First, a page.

Journeys depart Circular Quay (Opera House) at 6.41 pm, 6.56 pm, 7.11 pm, 7.26 pm, 7.41 pm, 7.56 pm. Journeys depart Circular Quay (Opera House) at 6.41 pm, 6.56 pm, 7.11 pm, 7.26 pm, 7.41 pm, 7.56 pm.
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 ---- ----
  
 +===== What's in A Name? Two Apocryphal Cases. =====
 +
 +by Jim Brown
 +
 +In this series of short essays titled "​What'​s In A Name?" I have so far told the truth, if not the whole truth, with the idea that others may care to develop my theme. However the two following examples of place names are, in my opinion, damned lies - although I have heard them quoted as true.
  
-WHAT'S IN A NAME? 
-TWO APOCRYPHAL. CASES by Jim Brown 
-In this series of short essays titled "​What'​s In A Name?" I have so far told the truth, U not the whole truth, with the idea that others may care to develop my theme. However the two following examples of place names are, in my opinion, damned lies - although I have heard them quoted as true. 
 1. Around about 1820 a surveying party was working on the ridges west from Mittagong, in the vicinity of the Wollondilly and Wingecarribee Rivers. At one stage the expedition'​s base camp was set up on the long ridge between the rivers. 1. Around about 1820 a surveying party was working on the ridges west from Mittagong, in the vicinity of the Wollondilly and Wingecarribee Rivers. At one stage the expedition'​s base camp was set up on the long ridge between the rivers.
 +
 The leader of the party returned from an exhausting day's walking and measuring and asked testily of the camp crew: "​Doesn'​t anyone else do anything? Has anyone had a look down into the valley yet? There looks to be a big tributary stream coming in from the west. What is it?" The leader of the party returned from an exhausting day's walking and measuring and asked testily of the camp crew: "​Doesn'​t anyone else do anything? Has anyone had a look down into the valley yet? There looks to be a big tributary stream coming in from the west. What is it?"
-The major domo of the camp, a North-Counties Englishman, explained "Naw. Naw. I've b'n awful busy getting in wood 'n water. Er...er...but t' cook b'n doon."+ 
 +The major domo of the camp, a North-Counties Englishman, explained "Naw. Naw. I've b'n awful busy getting in wood 'n water. Er... er... but t' cook b'n doon." 
 And thus the Cookbundoon River was named. And thus the Cookbundoon River was named.
-2. A few years earlier perhaps, a group of soldiers was returning towards Sydney from the Signal Station recently established at Pennant Hills (and that'how Pennant Hills got its name) They had a rough sketch map which showed that they should go around the very head of Lane Cove River, then turn south.+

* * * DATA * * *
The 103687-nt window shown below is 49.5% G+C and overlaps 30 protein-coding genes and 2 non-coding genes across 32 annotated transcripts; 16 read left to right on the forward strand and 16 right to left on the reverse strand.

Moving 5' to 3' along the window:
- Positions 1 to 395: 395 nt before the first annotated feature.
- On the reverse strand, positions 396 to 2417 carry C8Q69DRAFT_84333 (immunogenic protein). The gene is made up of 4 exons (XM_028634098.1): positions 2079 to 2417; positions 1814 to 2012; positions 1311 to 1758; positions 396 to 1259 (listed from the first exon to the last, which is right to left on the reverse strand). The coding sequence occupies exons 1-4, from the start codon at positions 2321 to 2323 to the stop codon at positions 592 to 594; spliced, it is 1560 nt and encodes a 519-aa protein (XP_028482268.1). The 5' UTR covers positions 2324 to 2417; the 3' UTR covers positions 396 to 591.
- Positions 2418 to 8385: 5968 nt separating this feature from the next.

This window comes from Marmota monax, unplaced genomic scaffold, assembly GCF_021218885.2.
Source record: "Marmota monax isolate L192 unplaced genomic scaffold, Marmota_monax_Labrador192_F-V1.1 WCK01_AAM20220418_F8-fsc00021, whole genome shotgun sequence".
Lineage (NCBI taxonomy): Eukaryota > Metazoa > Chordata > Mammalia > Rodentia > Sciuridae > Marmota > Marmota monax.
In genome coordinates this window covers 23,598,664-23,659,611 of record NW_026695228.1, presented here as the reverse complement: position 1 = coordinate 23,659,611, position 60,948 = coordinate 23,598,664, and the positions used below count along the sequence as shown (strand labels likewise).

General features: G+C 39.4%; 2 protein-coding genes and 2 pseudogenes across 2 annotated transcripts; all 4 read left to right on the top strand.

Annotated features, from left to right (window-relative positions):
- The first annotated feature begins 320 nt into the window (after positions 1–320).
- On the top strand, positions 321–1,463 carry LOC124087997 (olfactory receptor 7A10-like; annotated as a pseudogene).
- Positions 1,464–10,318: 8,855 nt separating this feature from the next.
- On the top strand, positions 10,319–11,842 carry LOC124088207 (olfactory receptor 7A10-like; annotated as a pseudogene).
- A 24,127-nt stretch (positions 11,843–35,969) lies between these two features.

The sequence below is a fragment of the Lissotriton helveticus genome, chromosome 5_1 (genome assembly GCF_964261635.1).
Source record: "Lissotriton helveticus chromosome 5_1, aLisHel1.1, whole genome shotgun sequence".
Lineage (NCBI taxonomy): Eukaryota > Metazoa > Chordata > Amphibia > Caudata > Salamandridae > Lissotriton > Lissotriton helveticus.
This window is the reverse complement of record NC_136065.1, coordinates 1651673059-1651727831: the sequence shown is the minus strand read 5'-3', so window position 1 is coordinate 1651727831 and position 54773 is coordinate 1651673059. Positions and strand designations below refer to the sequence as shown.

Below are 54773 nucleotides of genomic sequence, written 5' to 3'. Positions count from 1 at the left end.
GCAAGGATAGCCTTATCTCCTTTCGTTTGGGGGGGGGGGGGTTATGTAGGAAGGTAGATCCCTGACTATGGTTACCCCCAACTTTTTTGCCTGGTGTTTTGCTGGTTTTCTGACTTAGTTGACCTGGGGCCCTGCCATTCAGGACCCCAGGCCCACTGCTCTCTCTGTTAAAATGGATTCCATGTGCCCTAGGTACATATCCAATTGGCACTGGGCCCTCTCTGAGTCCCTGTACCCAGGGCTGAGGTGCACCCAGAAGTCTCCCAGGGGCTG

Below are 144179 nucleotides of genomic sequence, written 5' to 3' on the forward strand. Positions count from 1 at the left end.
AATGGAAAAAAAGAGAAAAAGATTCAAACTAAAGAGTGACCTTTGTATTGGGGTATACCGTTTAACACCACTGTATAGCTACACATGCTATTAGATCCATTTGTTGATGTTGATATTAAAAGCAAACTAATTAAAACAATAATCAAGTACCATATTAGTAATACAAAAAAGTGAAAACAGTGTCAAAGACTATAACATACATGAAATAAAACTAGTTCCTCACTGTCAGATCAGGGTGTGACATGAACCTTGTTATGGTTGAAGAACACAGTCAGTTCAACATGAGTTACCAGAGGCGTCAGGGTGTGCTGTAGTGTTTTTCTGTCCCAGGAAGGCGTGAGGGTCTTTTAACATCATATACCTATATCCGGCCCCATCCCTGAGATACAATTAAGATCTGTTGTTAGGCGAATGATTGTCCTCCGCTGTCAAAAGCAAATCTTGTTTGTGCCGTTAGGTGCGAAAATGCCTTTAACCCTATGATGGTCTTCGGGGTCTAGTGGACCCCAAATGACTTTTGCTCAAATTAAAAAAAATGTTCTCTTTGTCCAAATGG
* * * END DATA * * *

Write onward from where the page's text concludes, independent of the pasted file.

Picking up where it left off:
+2. A few years earlier perhaps, a group of soldiers was returning towards Sydney from the Signal Station recently established at Pennant Hills (and __that's__ how Pennant Hills got its name)They had a rough sketch map which showed that they should go around the very head of Lane Cove River, then turn south. 
 Coming to a patch of bare rock the sergeant in charge produced the sketch and compared its marking with some of the ridges visible to them. An Irish recruit approached and asked, a little forcefully "Where are we?" The sergeant gestured towards the landmarks and headed south. Unbeknown to them, an aboriginal of the local tribe and his son were observing them from behind the boulders and listening to their discourse. Coming to a patch of bare rock the sergeant in charge produced the sketch and compared its marking with some of the ridges visible to them. An Irish recruit approached and asked, a little forcefully "Where are we?" The sergeant gestured towards the landmarks and headed south. Unbeknown to them, an aboriginal of the local tribe and his son were observing them from behind the boulders and listening to their discourse.
 +
 The years passed and the aboriginal youth grew into a mature man who was presently engaged by a European who had ideas of obtaining a grant of land. Dismounting from his horse the white man asked "What name this place, Jacky?"​ at the same time gesturing in a manner reminiscent of the redcoats. The years passed and the aboriginal youth grew into a mature man who was presently engaged by a European who had ideas of obtaining a grant of land. Dismounting from his horse the white man asked "What name this place, Jacky?"​ at the same time gesturing in a manner reminiscent of the redcoats.
 +
 "​Warrawee"​ said Jacky. "​Warrawee"​ said Jacky.
--X+ 
-LETTER TO THE EDITOR +---- 
-Congratulations on the DECEMBER ​issue; the magazine is improving with every issue. Morag Ryder'​s cartoon article was superb and the overseas stories about Enandl. mad Marquesas made interesting reading.+ 
 +===== Letter To The Editor. ===== 
 + 
 +Congratulations on the December ​issue; the magazine is improving with every issue. Morag Ryder'​s cartoon article was superb and the overseas stories about England and Marquesas made interesting reading.